“I want the Akalis to play a leading role in making the Centre agree to more fiscal powers to the states and restore the State List in the Constitution. It had considerably shrunk in the past”, he had then said.

Economic and political issues were brought to the centrestage and the communal agenda was pushed back. He got into an overdrive to push the Akali Dal from the hard-line position enshrined in the Anandpur Sahib Resolution. He could have silently watched the Akalis, particularly its present leadership, pay the price and take advantage. No, Punjab counted first and foremost. In him Mr Badal has not lost a rival, but a thoughtful adviser.

Capt Kanwaljit Singh aspired to the top position and perhaps no one deserved better than him, yet politics for him was not a means to power alone. It meant the well-being of the people. Resolutions at the Moga conference were not just empty words, but solid messages to be followed in letter and spirit.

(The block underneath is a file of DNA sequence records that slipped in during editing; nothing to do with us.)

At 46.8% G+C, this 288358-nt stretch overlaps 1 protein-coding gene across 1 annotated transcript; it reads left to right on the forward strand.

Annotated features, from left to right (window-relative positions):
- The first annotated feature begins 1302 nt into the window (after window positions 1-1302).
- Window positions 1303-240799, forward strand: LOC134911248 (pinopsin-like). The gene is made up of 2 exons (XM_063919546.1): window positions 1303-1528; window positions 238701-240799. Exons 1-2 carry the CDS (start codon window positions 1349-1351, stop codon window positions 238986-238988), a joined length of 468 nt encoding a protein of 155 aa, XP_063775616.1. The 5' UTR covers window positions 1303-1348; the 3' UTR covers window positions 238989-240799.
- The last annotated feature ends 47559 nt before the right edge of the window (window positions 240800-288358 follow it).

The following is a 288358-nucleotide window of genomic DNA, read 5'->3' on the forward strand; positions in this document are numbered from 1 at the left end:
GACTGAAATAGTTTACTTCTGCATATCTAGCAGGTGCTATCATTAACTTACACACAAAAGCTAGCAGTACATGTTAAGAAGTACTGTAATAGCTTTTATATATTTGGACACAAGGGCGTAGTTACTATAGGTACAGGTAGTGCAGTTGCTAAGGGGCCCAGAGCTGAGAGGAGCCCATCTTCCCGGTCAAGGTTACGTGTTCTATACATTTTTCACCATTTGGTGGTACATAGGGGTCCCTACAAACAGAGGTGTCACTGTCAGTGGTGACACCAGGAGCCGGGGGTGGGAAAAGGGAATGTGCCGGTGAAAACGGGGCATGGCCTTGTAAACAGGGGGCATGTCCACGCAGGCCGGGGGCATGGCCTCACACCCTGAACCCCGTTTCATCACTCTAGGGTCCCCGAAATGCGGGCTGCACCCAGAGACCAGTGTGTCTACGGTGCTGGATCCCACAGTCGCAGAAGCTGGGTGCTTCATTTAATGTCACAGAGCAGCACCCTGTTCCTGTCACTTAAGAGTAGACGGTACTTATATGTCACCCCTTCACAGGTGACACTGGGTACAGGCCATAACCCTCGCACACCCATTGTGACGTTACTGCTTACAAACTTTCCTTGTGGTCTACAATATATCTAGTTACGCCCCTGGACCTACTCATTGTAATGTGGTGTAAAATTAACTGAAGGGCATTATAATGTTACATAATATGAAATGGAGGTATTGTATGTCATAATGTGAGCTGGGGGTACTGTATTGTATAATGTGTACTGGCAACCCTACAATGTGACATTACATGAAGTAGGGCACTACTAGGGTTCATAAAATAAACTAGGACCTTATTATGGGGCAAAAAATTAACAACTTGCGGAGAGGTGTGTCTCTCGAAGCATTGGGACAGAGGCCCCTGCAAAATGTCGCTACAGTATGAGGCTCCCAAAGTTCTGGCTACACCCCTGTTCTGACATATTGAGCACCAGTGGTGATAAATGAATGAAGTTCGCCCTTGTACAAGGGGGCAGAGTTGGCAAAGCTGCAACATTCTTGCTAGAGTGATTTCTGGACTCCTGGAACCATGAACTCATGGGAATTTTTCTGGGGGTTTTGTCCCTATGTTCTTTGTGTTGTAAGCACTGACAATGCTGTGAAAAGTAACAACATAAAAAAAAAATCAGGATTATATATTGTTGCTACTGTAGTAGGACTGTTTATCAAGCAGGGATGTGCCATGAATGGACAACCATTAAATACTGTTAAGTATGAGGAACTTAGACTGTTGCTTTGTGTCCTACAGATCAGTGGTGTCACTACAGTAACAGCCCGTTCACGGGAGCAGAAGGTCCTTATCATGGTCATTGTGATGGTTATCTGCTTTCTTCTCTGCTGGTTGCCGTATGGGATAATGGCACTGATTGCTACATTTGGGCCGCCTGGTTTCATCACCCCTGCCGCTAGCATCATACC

Capt Kanwaljit Singh was a human being too. He felt hurt when this time he was denied the portfolio of Finance. His seniority demanded that he should have been consulted also. Yet he did not take it to heart.

I asked him how he felt when downgraded by his leader; he had a hearty laugh, that contagious loud burst and said, “Would I wish him not to accept the portfolio of Cooperation and remain sulking?”

He was in touch with Bangladeshi Nobel laureate Muhammad Yunus who has transformed the lives of millions of poor through his Gramin Bank. Another three years would have seen the cooperative movement in Punjab take new wings.

He converted his bad time into pleasant rewarding work. He was indeed disturbed at the state of finances, offered advice only when sought. He would not relish failure of his party or a colleague.

There was another trait that marked him out. He had a way of discussing serious issues in a mature fashion, posing questions, seeking answers and never imposing arguments, only stating these cogently. Never loud, always measured and tempered in reason.